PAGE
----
Farewell “Revolution”, Hello “Wii”?
Out of nowehere, Nintendo has changed the name of their upcoming console from Revolution to Wii (pronounced “we”). Now, I don’t know why their marketing department thought this was an improvement, but if you’re like me, you’re thinking that Wii is about as god-awful as naming the console “cabbage” or “hemorrhoid”. I mean really, Revolution was a pretty badass name, and to me, it conveyed a new dawn for Nintendo as a company, and for videogaming in general. With that one word, you just knew that the Revolution meant business, and was a grammatical indicator of what the system — with its unique control schemes and whatnot — promised to do for the currently stale state of the industry. Wii just seems like some oddball artsy fartsy name that’s going to make gamers feel like complete tools every time they mention that they’re going to go play with their Wii or buy Game X for their Wii. Ugh.
But whatever… In the grand scheme of things, the console’s name isn’t all that big of a deal, so let’s just hope that the Revol…err…Wii is ultimately as revolutionary as its been hyped up to be. (For your reading enjoyment, the official press release and logo from Nintendo is posted below.)
INTRODUCING… Wii. As in “we.”
While the code-name Revolution expressed our direction, Wii represents the answer.
Wii will break down that wall that separates video game players from everybody else.
Wii will put people more in touch with their games …and each other. But you’re probably asking: What does the name mean?
Wii sounds like “we,” which emphasizes this console is for everyone.
Wii can easily be remembered by people around the world, no matter what language they speak. No confusion. No need to abbreviate. Just Wii.
Wii has a distinctive “ii” spelling that symbolizes both the unique controllers and the image of people gathering to play.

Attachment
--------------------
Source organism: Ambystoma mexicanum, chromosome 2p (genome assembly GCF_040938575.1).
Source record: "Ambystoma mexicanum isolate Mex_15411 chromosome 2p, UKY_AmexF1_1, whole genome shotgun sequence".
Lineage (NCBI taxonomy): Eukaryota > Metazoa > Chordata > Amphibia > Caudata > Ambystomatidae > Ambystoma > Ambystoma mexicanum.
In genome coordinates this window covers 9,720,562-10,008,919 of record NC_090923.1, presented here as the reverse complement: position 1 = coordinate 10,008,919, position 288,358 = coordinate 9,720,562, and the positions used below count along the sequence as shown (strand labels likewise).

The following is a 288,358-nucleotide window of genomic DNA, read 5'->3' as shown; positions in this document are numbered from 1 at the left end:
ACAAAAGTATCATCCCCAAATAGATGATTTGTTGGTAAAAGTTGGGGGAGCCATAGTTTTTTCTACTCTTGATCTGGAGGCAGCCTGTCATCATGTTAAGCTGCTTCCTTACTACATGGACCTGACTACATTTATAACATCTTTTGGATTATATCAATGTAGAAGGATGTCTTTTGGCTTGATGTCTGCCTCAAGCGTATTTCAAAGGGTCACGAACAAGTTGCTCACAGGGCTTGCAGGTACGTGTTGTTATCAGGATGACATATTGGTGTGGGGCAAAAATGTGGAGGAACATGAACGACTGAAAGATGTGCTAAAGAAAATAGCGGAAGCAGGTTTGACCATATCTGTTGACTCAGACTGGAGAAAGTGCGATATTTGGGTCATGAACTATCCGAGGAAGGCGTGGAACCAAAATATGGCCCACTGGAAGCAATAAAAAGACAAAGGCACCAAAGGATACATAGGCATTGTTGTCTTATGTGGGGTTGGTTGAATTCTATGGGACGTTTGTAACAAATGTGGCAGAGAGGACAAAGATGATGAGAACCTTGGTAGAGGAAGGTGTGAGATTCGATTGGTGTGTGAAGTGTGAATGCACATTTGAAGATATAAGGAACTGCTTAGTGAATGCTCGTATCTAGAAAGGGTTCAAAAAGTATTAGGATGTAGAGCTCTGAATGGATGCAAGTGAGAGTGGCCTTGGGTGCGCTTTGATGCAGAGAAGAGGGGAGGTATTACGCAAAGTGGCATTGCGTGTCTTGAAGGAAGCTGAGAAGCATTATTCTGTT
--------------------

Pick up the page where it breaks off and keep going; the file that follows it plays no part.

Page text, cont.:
And Wii, as a name and a console, brings something revolutionary to the world of video games that sets it apart from the crowd.
So that’s Wii. But now Nintendo needs you.
Because, it’s really not about you or me.
It’s about Wii.
And together, Wii will change everything.
The Cool Look: The new console boasts high-quality materials and a smart, compact design, approximately the size of three standard DVD cases stacked together. A variety of prototype colors are being showcased during E3. It will come with a silver stand that makes the system a welcome, artistic component of any multimedia setup, whether it’s displayed vertically or horizontally.
Backward Compatibility: The new console plays all games from the current Nintendo GameCube generation. But there’s more…
The Secret Weapon: The console also will have downloadable access to 20 years of fan-favorite titles originally released for Nintendo 64, the Super Nintendo Entertainment System (SNES) and even the Nintendo Entertainment System (NES).
Easy Expansion: A bay for an SD memory card will let players expand the internal flash memory.
Two Disc Formats, One Slot: Instead of a tray, a single, innovative, self-loading media bay will play both 12-centimeter optical discs used for the new system as well as Nintendo GameCube discs. Owners will have the option of equipping a small, self-contained attachment to play movies and other DVD content.
The Specs: The system boasts 512 megabytes of internal flash memory, wireless controllers, two USB 2.0 ports and built-in Wi-Fi access. A worldwide network of Nintendo players can gather to compete in a comfortable, inviting environment. Wii’s technological heart, a processing chip developed with IBM and code-named “Broadway,” and a graphics chip set from ATI code-named “Hollywood,” will deliver game experiences not previously possible.
The Stars: Introduction of a number of new franchise properties will add to the world’s richest stable of stars, including Mario, Zelda, Super Smash Bros., Donkey Kong and Metroid.
Wireless Freedom: A number of Wi-Fi-enabled launch titles are in development that will employ Nintendo’s newly announced wireless gaming service, Nintendo Wi-Fi Connection. A worldwide network of Nintendo players can gather to compete in a comfortable, inviting environment.
Freedom of Design: A dynamic development architecture equally accommodates both big-budget, high-profile game “masterpieces” as well as indie games conceived by individual developers equipped with only a big idea.